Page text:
Avianca posted a modest profit during the second quarter, benefiting from cost control, smooth operations and increased demand, rather than higher prices, the company says.

The Bogota-based carrier ended the quarter with a profit of $15.4 million. For the first six months of 2023, the company posted a profit of $3.7 million.

Revenue for the second quarter rose to $1.11 billion from $1.02 billion in Q2 2022. Operating costs fell 11% over the same period last year at $989 million. 

Revenue during the first six months rose to $2.2 billion versus $1.83 billion in the in first half 2022.

“We continued our strong execution on the business plan in a seasonally challenging quarter,” chief executive Adrian Neuhauser said on the company’s quarterly analyst call on 4 August. Traditionally, the first two quarters of the year are weaker than the last two.

Avianca A320. Avianca

Source: Avianca

Avianca posts modest profit in the second quarter and looks to expand its flying from Bogota in the upcoming winter season

“Avianca completed its narrowbody densification programme in record time which further optimised our cost efficiency, enabled increased capacity allocation and continued to reduce our per-passenger carbon footprint,” he adds.

That seat densification was done on the airline’s 104 older Airbus narrowbody aircraft. It increased capacity by a fifth, and ensured a standardized product across the fleet, he says.

Avianca lifted capacity as measured by available seat kilometres (ASKs) 22% to 13.3 million during the three months ending 30 June. The airline flew 7.7 million passengers, an increase of 17.7% over the same quarter in 2022.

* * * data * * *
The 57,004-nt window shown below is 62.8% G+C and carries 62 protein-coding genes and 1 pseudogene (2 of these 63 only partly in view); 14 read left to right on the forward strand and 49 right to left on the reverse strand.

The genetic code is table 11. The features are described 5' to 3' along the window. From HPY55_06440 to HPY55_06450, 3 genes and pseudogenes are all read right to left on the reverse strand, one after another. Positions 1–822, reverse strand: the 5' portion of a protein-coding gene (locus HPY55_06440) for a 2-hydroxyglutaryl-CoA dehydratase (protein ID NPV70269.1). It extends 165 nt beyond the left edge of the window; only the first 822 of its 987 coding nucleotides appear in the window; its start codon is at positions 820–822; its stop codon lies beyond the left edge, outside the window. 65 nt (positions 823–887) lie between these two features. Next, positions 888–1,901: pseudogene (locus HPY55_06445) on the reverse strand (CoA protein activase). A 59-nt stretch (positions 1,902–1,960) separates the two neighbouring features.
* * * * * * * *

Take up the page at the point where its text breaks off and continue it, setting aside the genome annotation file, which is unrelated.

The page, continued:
Cargo revenue and margins are “ahead of business plan” even though “obviously it’s a more challenged business than at the peak of last year”, he adds.

The company launched eight new routes, and now operates 144 routes to 71 destinations. Its on-time performance was 87.5%, which allowed the airline to drive up aircraft utilization to over 11h per day.

At the end of the second quarter, Avianca had 147 aircraft in its fleet, seven more than at the end of last year.


After the demise of Colombian competitor Viva Air earlier this year, and Avianca’s thwarted bid to acquire it, the airline has inherited some of the defunct carrier’s slots at Bogota’s El Dorado International airport for the upcoming winter travel season, as well as “about a dozen” of its leased aircraft, Neuhauser says. It’s also hiring ex-Viva employees.

“We received a pretty substantial portion of [the slots], and we intend to fly them,” he says.

Chile’s LATAM Airlines Group, one of Avianca’s toughest competitors in Colombia, also was allocated some of Viva’s slots in Bogota and took several Viva aircraft. On 3 August the Chilean carrier said it had increased capacity by 20% in the country, and now has 33% of the domestic Colombian market.

“We are going to operate a network to help Colombians see LATAM as a real alternative to travelling not only within Colombia but also internationally,” LATAM’s chief executive Roberto Alvo said on that airline’s analyst call.


In the face of increased competition across the region, Neuhauser said Avianca is considering re-introducing an enhanced business class product on its narrowbody aircraft, and flying more widebodies within the Americas.

Avianca has kept a full business class, including lie-flat seats, on its widebody aircraft for long-haul flights to Europe. “What we have determined within the Americas - on some of the markets where we are talking about over-5h segments - having just a narrowbody product is uncompetitive,” he says, noting the company loses out on an additional cabin as well as belly cargo revenue, he adds.

Therefore Avianca is deploying more widebodies within the Americas, and also looking to make changes to its narrowbody offering on those intra-America routes.

“In the narrowbodies we have three rows of wider, more comfortable seats that we have been selling to-date exclusively as a seat upsell and not as a bundled business class, or premium economy,” he says. “What we believe is that that has left room for the competition to sell products that are similar or worse than that.”

“So we do intend to begin commercialising the front cabin again as a class in addition to as a seat upgrade, and there will be more to come in the next few months as will define what the service will be,” he says.